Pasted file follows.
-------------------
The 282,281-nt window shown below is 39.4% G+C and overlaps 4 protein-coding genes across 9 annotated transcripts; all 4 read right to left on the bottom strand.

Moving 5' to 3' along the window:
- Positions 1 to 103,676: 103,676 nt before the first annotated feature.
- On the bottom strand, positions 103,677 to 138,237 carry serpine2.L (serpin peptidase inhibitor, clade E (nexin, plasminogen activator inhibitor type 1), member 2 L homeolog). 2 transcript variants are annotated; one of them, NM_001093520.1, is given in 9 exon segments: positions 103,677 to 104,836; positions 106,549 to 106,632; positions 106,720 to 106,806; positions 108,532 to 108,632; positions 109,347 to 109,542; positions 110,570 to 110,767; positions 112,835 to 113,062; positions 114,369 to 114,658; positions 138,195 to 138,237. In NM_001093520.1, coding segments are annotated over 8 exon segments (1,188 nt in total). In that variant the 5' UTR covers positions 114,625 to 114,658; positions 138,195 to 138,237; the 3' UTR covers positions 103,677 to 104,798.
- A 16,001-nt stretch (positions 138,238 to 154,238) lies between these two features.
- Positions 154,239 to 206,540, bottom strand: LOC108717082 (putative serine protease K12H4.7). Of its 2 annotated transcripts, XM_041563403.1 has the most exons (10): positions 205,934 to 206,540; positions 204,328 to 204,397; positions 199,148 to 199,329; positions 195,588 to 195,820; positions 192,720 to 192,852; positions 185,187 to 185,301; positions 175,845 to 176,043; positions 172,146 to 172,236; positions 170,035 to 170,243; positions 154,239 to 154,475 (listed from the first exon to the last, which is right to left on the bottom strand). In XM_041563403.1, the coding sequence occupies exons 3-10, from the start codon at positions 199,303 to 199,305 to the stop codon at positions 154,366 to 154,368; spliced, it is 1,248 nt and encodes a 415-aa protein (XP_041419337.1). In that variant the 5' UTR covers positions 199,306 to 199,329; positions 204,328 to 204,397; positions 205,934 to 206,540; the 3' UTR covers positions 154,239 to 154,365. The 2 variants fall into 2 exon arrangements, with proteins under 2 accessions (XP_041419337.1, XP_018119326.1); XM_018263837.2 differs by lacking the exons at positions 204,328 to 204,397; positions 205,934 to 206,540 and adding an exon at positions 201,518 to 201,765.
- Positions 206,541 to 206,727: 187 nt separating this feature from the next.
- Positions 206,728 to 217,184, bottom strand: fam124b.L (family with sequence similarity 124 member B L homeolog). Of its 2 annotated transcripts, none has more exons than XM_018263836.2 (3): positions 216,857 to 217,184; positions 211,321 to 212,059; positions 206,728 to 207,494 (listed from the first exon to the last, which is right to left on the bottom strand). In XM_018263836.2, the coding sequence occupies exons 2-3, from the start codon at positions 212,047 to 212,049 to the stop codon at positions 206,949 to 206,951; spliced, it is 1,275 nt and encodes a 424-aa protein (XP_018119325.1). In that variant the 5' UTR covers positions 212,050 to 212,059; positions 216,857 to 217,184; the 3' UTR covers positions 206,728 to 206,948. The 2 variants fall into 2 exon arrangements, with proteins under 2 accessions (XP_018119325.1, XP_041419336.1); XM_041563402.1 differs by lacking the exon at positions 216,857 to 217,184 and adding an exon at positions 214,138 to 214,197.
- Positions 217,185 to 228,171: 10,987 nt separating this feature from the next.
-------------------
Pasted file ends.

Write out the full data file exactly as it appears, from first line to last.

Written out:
The 282,281-nt window shown below is 39.4% G+C and overlaps 4 protein-coding genes across 9 annotated transcripts; all 4 read right to left on the bottom strand.

Moving 5' to 3' along the window:
- Positions 1 to 103,676: 103,676 nt before the first annotated feature.
- On the bottom strand, positions 103,677 to 138,237 carry serpine2.L (serpin peptidase inhibitor, clade E (nexin, plasminogen activator inhibitor type 1), member 2 L homeolog). 2 transcript variants are annotated; one of them, NM_001093520.1, is given in 9 exon segments: positions 103,677 to 104,836; positions 106,549 to 106,632; positions 106,720 to 106,806; positions 108,532 to 108,632; positions 109,347 to 109,542; positions 110,570 to 110,767; positions 112,835 to 113,062; positions 114,369 to 114,658; positions 138,195 to 138,237. In NM_001093520.1, coding segments are annotated over 8 exon segments (1,188 nt in total). In that variant the 5' UTR covers positions 114,625 to 114,658; positions 138,195 to 138,237; the 3' UTR covers positions 103,677 to 104,798.
- A 16,001-nt stretch (positions 138,238 to 154,238) lies between these two features.
- Positions 154,239 to 206,540, bottom strand: LOC108717082 (putative serine protease K12H4.7). Of its 2 annotated transcripts, XM_041563403.1 has the most exons (10): positions 205,934 to 206,540; positions 204,328 to 204,397; positions 199,148 to 199,329; positions 195,588 to 195,820; positions 192,720 to 192,852; positions 185,187 to 185,301; positions 175,845 to 176,043; positions 172,146 to 172,236; positions 170,035 to 170,243; positions 154,239 to 154,475 (listed from the first exon to the last, which is right to left on the bottom strand). In XM_041563403.1, the coding sequence occupies exons 3-10, from the start codon at positions 199,303 to 199,305 to the stop codon at positions 154,366 to 154,368; spliced, it is 1,248 nt and encodes a 415-aa protein (XP_041419337.1). In that variant the 5' UTR covers positions 199,306 to 199,329; positions 204,328 to 204,397; positions 205,934 to 206,540; the 3' UTR covers positions 154,239 to 154,365. The 2 variants fall into 2 exon arrangements, with proteins under 2 accessions (XP_041419337.1, XP_018119326.1); XM_018263837.2 differs by lacking the exons at positions 204,328 to 204,397; positions 205,934 to 206,540 and adding an exon at positions 201,518 to 201,765.
- Positions 206,541 to 206,727: 187 nt separating this feature from the next.
- Positions 206,728 to 217,184, bottom strand: fam124b.L (family with sequence similarity 124 member B L homeolog). Of its 2 annotated transcripts, none has more exons than XM_018263836.2 (3): positions 216,857 to 217,184; positions 211,321 to 212,059; positions 206,728 to 207,494 (listed from the first exon to the last, which is right to left on the bottom strand). In XM_018263836.2, the coding sequence occupies exons 2-3, from the start codon at positions 212,047 to 212,049 to the stop codon at positions 206,949 to 206,951; spliced, it is 1,275 nt and encodes a 424-aa protein (XP_018119325.1). In that variant the 5' UTR covers positions 212,050 to 212,059; positions 216,857 to 217,184; the 3' UTR covers positions 206,728 to 206,948. The 2 variants fall into 2 exon arrangements, with proteins under 2 accessions (XP_018119325.1, XP_041419336.1); XM_041563402.1 differs by lacking the exon at positions 216,857 to 217,184 and adding an exon at positions 214,138 to 214,197.
- Positions 217,185 to 228,171: 10,987 nt separating this feature from the next.